In 1943, Ansel Adams set out to document life inside the Japanese-American internment camp at the Manzanar War Relocation Center in California. It was a departure for Adams, who at the time was known as a landscape photographer and not for social-documentary work. When Adams offered this collection of images to the Library of Congress, he said, “The purpose of my work was to show how these people, suffering under a great injustice, and loss of property, businesses and professions, had overcome the sense of defeat and dispair [sic] by building for themselves a vital community in an arid (but magnificent) environment….All in all, I think this Manzanar Collection is an important historical document, and I trust it can be put to good use.”
On Feb. 19, 1942, President Franklin D. Roosevelt issued his five-paragraph Executive Order No. 9066, “Authorizing the Secretary of War to Prescribe Military Areas” from which “any or all persons may be excluded.”
The order further stated: “I hereby further authorize and direct all Executive Departments, independent establishments and other Federal Agencies, to assist the Secretary of War or the said Military Commanders in carrying out this Executive Order, including the furnishing of medical aid, hospitalization, food, clothing, transportation, use of land, shelter, and other supplies, equipment, utilities, facilities, and services.” The Supreme Court upheld the order and the subsequent deportation and incarceration of Americans of Japanese ancestry.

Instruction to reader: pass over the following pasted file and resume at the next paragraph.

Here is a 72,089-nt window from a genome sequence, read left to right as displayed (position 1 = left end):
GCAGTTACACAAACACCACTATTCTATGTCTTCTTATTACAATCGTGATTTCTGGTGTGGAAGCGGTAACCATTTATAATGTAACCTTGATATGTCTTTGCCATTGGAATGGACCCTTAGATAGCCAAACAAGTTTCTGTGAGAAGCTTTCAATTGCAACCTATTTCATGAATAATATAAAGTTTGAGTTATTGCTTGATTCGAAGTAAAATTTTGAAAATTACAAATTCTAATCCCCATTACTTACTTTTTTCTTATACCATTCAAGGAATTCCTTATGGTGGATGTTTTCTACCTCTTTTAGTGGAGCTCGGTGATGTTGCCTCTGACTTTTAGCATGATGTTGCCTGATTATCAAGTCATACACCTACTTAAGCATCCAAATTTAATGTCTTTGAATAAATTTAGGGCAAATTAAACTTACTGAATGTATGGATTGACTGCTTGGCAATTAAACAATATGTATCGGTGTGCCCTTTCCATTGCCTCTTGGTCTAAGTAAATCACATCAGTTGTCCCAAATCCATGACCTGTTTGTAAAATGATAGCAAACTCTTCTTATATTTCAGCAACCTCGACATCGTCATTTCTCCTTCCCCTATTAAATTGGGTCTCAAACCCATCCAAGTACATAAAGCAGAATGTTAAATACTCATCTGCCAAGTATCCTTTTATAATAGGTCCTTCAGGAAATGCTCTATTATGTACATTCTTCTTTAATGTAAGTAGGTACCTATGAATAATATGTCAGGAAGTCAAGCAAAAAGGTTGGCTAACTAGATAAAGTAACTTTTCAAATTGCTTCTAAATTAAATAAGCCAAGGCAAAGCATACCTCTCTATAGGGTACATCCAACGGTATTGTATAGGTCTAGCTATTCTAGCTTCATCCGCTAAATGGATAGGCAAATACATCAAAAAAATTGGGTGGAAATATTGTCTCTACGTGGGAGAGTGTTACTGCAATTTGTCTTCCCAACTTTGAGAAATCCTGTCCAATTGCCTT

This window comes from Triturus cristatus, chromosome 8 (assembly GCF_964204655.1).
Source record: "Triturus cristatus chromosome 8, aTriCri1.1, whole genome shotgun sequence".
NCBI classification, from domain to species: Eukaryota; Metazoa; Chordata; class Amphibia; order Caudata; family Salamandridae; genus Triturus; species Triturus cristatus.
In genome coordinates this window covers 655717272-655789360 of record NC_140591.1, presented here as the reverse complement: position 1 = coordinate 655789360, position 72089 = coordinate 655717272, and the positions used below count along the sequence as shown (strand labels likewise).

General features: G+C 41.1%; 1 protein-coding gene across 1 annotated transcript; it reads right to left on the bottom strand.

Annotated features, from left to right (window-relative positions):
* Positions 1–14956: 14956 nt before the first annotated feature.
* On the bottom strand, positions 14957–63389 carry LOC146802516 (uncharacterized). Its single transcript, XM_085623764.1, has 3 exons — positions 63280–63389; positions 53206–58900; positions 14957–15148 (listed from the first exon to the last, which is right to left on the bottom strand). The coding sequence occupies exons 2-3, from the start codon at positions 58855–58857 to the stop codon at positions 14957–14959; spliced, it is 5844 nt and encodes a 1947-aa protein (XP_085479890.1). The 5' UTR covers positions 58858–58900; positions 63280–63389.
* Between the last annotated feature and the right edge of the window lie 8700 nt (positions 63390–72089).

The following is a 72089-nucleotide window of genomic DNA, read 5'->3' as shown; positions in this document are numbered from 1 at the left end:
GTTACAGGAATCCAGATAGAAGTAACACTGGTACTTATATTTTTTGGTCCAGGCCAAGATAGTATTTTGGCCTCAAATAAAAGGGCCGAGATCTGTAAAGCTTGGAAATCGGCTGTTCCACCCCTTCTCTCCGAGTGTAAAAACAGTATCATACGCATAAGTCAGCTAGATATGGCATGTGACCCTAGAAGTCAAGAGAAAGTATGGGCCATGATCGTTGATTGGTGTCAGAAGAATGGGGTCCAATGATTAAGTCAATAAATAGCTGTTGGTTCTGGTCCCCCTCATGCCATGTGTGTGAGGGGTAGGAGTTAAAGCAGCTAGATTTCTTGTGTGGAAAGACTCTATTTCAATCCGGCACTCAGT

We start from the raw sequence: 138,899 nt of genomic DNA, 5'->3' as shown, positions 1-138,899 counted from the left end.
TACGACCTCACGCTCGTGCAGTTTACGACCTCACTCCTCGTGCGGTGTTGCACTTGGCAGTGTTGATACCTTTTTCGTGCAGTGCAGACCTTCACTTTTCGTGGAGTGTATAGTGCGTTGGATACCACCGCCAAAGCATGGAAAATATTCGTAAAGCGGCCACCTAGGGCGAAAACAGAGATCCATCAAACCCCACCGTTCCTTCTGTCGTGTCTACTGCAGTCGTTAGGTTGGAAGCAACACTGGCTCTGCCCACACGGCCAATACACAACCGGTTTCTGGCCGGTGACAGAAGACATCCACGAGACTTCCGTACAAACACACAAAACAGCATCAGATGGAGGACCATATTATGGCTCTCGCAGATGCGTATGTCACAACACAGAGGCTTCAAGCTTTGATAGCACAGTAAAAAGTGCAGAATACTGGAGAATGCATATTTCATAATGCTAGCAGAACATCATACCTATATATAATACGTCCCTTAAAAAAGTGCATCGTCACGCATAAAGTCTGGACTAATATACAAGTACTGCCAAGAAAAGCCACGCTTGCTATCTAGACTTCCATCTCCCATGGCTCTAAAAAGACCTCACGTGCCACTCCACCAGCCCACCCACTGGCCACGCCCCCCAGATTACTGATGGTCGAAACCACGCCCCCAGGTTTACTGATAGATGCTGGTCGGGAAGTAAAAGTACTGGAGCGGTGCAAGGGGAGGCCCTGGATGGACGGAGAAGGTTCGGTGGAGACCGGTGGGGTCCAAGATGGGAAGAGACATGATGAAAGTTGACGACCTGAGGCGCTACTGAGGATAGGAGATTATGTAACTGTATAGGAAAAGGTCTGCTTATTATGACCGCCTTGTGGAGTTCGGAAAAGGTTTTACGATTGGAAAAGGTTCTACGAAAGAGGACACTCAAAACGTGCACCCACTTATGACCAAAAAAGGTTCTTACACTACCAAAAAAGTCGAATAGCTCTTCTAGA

Within a month, a 50- to 60-mile-wide swath of the Western coast was designated as Military Area No. 2. It extended from Washington down through California and into parts of Arizona. More than 110,000 residents of this area were given only days to sell off their farms, businesses, homes and other possessions before being shipped off to internment camp barracks around the United States. Although the law extended to other ethnic groups as well, it was primarily applied to Japanese Americans.
More In sight”